We studied sediment remobilization in the Nankai forearc region by analysing sediment cores. The sampling location was a small confined basin that collects almost all sediments supplied from a limited area, isolated from river-submarine canyons. High concentrations of Cs-137 in the upper 17 cm of the multi-core and none below it indicate that the unit was deposited during the 2004 Kii Peninsula earthquake sequence. Based on the bathymetric map and palaeocurrent analysis, the areal extent of the sediment source area and sedimentary budget were estimated. The result showed that c. 1 cm of surface slope sediment was remobilized by the 2004 earthquakes, resulting in deposition of muddy turbidites in the upper unit (0–17 cm bsf). The age gap of 170 years obtained in the piston core implies a few centimetres of surficial sediment remobilization. However, the large age gap in the thick turbidite layer lower in the sequence may suggest remobilization of deeper sediments by slumping.

Acknowledgements

We thank the officers, crew and onboard scientists of the R/V Shinsei-maru KS-14-8 cruise, as well as Akiko Omura who conducted part of the grain size analysis and provided insightful comments. We also acknowledge Yusuke Yokoyama, Yosuke Miyairi and Chikako Sawada, who performed the C-14 measurements.

Funding

Juichiro Ashi and Natsumi Okutsu acknowledge funding from the Japan Society for the Promotion of Science KAKENHI (grant number 15H02988) and Center for Advanced Marine Core Research, Kochi University (grant numbers 15A016, 15B013), respectively.

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Figures & Tables

Fig. 1.

Location of the study area (inlet) and bathymetric maps of the Nankai forearc region offshore of Kumano. (a) Bathymetry and distribution of the epicentres (indicated by red stars) of the 2004 off Kii Peninsula earthquake sequence (epicentres and magnitudes are from the Japan Meteorological Agency). Yellow circle shows the location of multiple and piston core samples. (b) WADATSUMI side-scan image (95/106 kHz) of the study area obtained during the KY04-14 cruise with water depth contours. Yellow circle indicates the coring site and white circle indicates IODP site C0002. White dashed line and triangles indicate the possible sediment source area and the bottom of the basin, respectively.

Fig. 1.

Location of the study area (inlet) and bathymetric maps of the Nankai forearc region offshore of Kumano. (a) Bathymetry and distribution of the epicentres (indicated by red stars) of the 2004 off Kii Peninsula earthquake sequence (epicentres and magnitudes are from the Japan Meteorological Agency). Yellow circle shows the location of multiple and piston core samples. (b) WADATSUMI side-scan image (95/106 kHz) of the study area obtained during the KY04-14 cruise with water depth contours. Yellow circle indicates the coring site and white circle indicates IODP site C0002. White dashed line and triangles indicate the possible sediment source area and the bottom of the basin, respectively.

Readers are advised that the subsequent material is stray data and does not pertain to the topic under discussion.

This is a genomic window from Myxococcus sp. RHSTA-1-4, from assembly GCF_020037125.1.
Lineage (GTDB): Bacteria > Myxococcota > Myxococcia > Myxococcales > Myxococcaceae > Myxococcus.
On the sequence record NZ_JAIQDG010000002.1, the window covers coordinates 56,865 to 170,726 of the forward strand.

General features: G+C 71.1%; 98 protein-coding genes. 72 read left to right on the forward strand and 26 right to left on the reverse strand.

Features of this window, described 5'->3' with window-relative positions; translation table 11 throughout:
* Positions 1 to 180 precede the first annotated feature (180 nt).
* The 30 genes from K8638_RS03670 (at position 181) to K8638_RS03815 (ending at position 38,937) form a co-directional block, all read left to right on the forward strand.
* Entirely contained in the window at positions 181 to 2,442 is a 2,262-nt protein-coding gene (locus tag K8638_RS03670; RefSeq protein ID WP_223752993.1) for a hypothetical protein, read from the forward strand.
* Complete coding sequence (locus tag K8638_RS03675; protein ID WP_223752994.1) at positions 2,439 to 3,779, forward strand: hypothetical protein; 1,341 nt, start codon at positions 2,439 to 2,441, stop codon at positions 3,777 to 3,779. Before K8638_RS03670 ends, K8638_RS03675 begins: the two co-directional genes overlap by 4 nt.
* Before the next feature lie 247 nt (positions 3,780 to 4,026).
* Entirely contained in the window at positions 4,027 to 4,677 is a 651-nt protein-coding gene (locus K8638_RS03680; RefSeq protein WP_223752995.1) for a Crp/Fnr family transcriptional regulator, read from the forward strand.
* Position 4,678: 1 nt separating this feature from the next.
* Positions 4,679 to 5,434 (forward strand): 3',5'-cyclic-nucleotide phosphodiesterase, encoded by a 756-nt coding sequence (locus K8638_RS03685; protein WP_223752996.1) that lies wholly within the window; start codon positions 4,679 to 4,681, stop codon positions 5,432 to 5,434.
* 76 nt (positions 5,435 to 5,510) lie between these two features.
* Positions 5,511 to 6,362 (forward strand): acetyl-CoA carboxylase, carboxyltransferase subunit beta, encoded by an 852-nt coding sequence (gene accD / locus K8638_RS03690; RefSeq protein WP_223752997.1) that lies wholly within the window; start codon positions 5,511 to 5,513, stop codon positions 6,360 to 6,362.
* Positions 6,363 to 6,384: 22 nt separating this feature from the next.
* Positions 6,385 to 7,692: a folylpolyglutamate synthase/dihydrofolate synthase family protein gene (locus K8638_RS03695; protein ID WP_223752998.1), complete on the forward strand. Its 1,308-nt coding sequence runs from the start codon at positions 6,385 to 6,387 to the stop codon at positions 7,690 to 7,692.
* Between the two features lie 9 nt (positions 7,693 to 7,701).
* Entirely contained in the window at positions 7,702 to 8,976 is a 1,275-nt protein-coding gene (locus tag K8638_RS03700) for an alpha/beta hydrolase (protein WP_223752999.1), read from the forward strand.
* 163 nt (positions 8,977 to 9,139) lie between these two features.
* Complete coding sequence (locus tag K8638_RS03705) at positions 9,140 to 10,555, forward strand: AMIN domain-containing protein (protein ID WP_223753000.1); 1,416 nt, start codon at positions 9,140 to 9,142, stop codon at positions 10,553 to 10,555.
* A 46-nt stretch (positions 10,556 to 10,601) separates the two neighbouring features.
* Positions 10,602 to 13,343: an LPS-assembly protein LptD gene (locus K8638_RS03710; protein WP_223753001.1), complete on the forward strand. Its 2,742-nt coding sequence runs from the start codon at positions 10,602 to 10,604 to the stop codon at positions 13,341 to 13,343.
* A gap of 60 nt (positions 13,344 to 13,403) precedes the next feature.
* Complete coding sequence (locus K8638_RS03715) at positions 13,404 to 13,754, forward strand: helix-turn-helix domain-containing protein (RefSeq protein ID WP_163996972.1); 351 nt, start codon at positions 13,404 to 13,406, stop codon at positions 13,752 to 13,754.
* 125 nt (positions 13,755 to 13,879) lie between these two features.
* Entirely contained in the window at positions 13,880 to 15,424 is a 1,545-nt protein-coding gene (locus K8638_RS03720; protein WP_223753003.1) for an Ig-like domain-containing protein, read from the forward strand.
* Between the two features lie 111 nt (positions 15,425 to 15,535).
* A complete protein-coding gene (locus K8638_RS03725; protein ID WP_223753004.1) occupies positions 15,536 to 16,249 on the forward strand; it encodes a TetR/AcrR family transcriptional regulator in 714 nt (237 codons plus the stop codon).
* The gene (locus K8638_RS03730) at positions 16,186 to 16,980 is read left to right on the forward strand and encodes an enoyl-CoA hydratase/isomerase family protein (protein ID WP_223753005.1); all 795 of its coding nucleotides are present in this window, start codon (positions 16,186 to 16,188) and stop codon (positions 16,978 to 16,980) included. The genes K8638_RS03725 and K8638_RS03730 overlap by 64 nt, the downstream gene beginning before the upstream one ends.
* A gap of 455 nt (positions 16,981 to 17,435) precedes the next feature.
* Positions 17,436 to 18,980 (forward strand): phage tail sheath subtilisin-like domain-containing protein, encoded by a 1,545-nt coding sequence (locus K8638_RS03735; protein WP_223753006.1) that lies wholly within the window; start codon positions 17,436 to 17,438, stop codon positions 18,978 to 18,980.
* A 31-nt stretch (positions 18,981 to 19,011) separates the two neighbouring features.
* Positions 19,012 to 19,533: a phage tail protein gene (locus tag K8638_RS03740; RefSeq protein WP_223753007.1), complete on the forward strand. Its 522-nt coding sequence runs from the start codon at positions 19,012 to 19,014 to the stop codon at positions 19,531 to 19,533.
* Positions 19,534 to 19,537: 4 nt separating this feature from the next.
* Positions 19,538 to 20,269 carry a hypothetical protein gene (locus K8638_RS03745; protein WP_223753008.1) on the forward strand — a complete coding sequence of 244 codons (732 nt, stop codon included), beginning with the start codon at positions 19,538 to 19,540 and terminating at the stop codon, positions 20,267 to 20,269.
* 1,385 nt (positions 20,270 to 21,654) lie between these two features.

Fig. 2.

Sedimentological, radiological and magnetic characteristics of the multi-core sediment sample. From left to right: columnar section, core photograph, X-ray CT image, concentration of Pb-210 and Cs-137, mean grain size, electrical resistivity, mean magnetic susceptibility Km, anisotropy degree P′, and shape parameter T. P′, T are magnetic parameters derived by Jelinek (1981).

Fig. 2.

Sedimentological, radiological and magnetic characteristics of the multi-core sediment sample. From left to right: columnar section, core photograph, X-ray CT image, concentration of Pb-210 and Cs-137, mean grain size, electrical resistivity, mean magnetic susceptibility Km, anisotropy degree P′, and shape parameter T. P′, T are magnetic parameters derived by Jelinek (1981).

Fig. 3.

Stereographic projections (equal area, lower hemisphere) of the principal magnetic susceptibilities: (a) upper unit (0–17 cm bsf) and (b) lower unit (17–46 cm bsf).

Fig. 3.

Stereographic projections (equal area, lower hemisphere) of the principal magnetic susceptibilities: (a) upper unit (0–17 cm bsf) and (b) lower unit (17–46 cm bsf).

Fig. 4.

Columnar section, radiocarbon age of planktonic foraminifera and magnetic properties of the piston core sample. (a) Columnar section of the piston core with radiocarbon age of planktonic foraminifera and magnetic susceptibility. (b) Columnar section and magnetic properties of the piston core sample between 3.8 and 5.8 m bsf. A thick silt layer is observed at 5.0 m bsf.

Fig. 4.

Columnar section, radiocarbon age of planktonic foraminifera and magnetic properties of the piston core sample. (a) Columnar section of the piston core with radiocarbon age of planktonic foraminifera and magnetic susceptibility. (b) Columnar section and magnetic properties of the piston core sample between 3.8 and 5.8 m bsf. A thick silt layer is observed at 5.0 m bsf.

Table 1.

Radiocarbon ages of planktonic foraminifera

No.Laboratory numberLithologyDepth (m bsf)14C age (years BP ± 1σ)Delta R*Calibrated age (cal years BP)Dated material
aYAUT-024417Hemipelagic mud1.52793 ± 2977 ± 32307–411Planktonic forams (mixed)
bYAUT-024205Bottom of turbidite2.12027 ± 2077 ± 321440–1554Planktonic forams (mixed)
cYAUT-024413Hemipelagic mud2.121862 ± 3877 ± 321280–1376Planktonic forams (mixed)
dYAUT-020127Bottom of turbidite4.9713 067 ± 3777 ± 3212 591–12 677G. inflata, P. obliquiloculata
eYAUT-020128Hemipelagic mud6.1211 847 ± 3077 ± 3210 756–10 924G. inflata, P. obliquiloculata
No.Laboratory numberLithologyDepth (m bsf)14C age (years BP ± 1σ)Delta R*Calibrated age (cal years BP)Dated material
aYAUT-024417Hemipelagic mud1.52793 ± 2977 ± 32307–411Planktonic forams (mixed)
bYAUT-024205Bottom of turbidite2.12027 ± 2077 ± 321440–1554Planktonic forams (mixed)
cYAUT-024413Hemipelagic mud2.121862 ± 3877 ± 321280–1376Planktonic forams (mixed)
dYAUT-020127Bottom of turbidite4.9713 067 ± 3777 ± 3212 591–12 677G. inflata, P. obliquiloculata
eYAUT-020128Hemipelagic mud6.1211 847 ± 3077 ± 3210 756–10 924G. inflata, P. obliquiloculata

*Local reservoir correction for the Pacific coast of central Japan (Shishikura et al. 2007).

Age data are given as conventional radiocarbon and calendar ages. Calendar age is calibrated based on the Marine 13 curve (Reimer et al. 2013).

Foraminifera species are also shown.

Contents

GeoRef